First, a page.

As part of the ongoing response to the recent discovery of the Emerald Ash Borer (EAB) within the state, Vermont has joined the United States Department of Agriculture (USDA)'s 31-state quarantine boundary. The quarantine will help reduce the movement of infested ash wood to un-infested regions outside of Vermont's borders. Ash wood may not be moved from Vermont to Maine, Rhode Island, or 7 counties in New Hampshire because the pest has not been identified in these states and counties. Vermont will be directing available resources to protect state forest health by providing Vermonters with low-risk options for use and disposal of wood that is already infested.
"The areas where EAB has already been found in Vermont pose the greatest risk to the health of our forests," says Vermont Forests, Parks and Recreation Commissioner Michael Snyder. "Based on science and our learning from strategies used in other states, we are choosing to focus on outreach and education in a collaborative approach to seriously limit further spread of the insect within Vermont."
Vermont is developing a series of slow-the-spread recommendations, initially including recommendations for handling logs, firewood, and other ash materials. Examples of these first recommendations include:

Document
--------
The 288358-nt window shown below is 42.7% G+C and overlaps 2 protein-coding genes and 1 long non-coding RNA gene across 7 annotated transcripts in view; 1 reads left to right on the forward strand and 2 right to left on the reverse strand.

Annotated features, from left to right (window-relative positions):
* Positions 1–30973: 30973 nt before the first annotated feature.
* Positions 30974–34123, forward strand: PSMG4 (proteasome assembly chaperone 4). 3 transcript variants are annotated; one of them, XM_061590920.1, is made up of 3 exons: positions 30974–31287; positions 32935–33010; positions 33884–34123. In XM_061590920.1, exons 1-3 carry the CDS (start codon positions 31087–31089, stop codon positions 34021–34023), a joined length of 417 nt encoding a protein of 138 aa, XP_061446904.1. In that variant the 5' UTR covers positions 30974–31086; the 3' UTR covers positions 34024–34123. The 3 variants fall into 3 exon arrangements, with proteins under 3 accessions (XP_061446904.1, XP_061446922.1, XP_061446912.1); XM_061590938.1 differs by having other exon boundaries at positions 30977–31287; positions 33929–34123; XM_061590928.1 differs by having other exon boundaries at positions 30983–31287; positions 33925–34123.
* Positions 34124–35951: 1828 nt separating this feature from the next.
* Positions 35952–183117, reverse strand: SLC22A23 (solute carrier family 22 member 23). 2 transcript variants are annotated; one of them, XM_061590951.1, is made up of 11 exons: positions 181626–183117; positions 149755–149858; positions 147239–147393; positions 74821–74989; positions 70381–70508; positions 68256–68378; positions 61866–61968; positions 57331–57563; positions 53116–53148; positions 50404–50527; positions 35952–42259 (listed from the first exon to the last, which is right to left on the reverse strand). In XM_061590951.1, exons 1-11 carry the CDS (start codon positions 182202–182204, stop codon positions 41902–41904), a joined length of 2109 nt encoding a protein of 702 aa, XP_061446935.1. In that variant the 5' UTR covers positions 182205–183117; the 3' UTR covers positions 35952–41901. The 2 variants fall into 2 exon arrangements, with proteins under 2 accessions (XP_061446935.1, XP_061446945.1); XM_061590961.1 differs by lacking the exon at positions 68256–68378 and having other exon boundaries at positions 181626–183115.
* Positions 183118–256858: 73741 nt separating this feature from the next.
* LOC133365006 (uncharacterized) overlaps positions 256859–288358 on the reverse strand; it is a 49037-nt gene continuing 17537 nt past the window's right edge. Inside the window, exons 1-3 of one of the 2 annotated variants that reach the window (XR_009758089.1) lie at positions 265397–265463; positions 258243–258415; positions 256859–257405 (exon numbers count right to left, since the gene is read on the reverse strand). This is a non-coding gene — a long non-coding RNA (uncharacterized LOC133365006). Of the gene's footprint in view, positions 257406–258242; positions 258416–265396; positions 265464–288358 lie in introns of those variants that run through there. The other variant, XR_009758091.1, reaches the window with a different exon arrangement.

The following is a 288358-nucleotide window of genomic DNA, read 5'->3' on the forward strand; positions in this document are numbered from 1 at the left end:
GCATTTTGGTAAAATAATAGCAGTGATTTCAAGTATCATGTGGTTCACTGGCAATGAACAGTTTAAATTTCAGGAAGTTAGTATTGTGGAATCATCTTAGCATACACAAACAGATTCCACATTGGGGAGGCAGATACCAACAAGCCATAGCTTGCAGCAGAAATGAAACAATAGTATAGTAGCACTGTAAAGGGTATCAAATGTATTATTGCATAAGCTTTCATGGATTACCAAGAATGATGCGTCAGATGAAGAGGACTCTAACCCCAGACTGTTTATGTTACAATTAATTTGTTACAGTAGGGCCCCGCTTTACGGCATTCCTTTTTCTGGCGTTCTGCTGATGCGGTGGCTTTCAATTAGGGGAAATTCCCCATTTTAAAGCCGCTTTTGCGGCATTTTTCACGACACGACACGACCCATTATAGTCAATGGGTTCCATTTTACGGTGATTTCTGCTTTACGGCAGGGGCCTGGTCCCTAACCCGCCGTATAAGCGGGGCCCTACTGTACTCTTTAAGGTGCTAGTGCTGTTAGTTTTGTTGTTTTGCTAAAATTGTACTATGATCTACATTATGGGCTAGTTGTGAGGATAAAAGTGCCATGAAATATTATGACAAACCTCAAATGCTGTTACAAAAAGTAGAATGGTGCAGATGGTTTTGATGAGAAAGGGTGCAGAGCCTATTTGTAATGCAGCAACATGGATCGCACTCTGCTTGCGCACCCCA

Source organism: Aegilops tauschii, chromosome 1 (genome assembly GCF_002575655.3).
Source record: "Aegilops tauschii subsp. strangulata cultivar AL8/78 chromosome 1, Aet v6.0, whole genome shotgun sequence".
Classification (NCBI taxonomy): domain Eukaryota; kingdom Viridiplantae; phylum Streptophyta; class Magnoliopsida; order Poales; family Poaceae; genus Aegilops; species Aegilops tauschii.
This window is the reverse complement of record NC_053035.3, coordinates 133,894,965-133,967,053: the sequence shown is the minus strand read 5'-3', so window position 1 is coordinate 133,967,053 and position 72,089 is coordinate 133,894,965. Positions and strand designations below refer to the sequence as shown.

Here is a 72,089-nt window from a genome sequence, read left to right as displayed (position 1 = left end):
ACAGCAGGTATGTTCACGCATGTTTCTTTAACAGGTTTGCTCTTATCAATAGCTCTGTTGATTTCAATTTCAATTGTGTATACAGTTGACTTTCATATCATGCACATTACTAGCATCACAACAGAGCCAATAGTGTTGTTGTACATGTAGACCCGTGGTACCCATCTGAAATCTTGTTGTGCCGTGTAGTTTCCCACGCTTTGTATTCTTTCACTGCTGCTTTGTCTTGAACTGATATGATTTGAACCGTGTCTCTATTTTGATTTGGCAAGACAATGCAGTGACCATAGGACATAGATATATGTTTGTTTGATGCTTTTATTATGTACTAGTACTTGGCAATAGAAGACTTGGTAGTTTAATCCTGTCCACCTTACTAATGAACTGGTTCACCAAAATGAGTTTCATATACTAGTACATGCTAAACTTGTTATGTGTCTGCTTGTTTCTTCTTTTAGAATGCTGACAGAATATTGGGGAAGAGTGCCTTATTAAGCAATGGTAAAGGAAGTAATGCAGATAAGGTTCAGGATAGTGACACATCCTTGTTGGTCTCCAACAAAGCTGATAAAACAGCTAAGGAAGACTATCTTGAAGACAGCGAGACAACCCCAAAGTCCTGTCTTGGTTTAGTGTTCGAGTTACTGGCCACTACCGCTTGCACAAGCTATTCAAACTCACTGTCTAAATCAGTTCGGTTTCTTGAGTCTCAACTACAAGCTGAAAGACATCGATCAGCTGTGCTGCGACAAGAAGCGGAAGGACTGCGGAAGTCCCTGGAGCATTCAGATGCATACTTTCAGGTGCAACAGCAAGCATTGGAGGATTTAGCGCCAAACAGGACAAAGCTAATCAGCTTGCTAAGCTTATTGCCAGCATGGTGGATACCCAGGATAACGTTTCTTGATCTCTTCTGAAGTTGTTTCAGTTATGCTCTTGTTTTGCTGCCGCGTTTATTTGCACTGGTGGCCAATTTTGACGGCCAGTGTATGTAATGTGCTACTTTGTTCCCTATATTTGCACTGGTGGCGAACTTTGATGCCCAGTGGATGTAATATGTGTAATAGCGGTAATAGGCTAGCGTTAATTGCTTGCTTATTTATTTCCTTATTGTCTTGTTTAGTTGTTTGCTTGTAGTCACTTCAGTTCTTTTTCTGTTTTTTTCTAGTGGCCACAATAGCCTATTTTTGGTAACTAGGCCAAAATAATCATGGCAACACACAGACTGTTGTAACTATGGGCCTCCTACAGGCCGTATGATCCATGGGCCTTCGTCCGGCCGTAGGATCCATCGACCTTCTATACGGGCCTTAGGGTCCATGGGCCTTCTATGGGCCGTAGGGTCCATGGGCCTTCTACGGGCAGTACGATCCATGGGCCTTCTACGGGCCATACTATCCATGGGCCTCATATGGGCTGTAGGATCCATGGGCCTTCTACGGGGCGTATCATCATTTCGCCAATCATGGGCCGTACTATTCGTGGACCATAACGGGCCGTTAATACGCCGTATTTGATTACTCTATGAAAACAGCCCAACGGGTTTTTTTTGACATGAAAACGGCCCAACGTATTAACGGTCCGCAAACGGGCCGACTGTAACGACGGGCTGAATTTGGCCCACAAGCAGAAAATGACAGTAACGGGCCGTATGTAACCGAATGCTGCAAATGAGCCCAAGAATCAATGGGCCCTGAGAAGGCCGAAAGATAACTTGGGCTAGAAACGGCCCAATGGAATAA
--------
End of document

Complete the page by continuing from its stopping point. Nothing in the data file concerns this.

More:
* Limiting movement of ash material to locations within the infested area,
* Transporting logs during EAB's dormant period,
* Chipping infested materials so EAB cannot survive.
As a first step in communicating the recommendations, the Vermont Department of Forests, Parks and Recreation is contacting people who work in Vermont's forest economy to provide information about where ash trees are likely to be infested, and how to best handle and transport material from those areas.
The State of Vermont already has a firewood quarantine in place to help prevent the introduction of damaging forest pests by prohibiting untreated firewood from entering the state. This firewood quarantine remains in effect.
In 16 years since first being detected in Michigan, EAB has been discovered in 31 additional states. To learn more about these recommendations, to see a map indicating where EAB is known to occur in Vermont, and to report suspected invasive species like EAB, visit vtinvasives.org. Vermonters are also encouraged to familiarize themselves with the signs and symptoms of EAB and keep an eye out for the beetle. Report suspicious findings on vtinvasives.org.
Media Contact: Jenny Lauer, Vermont Department of Forests, Parks and Recreation, (802) 828-1531, email@example.com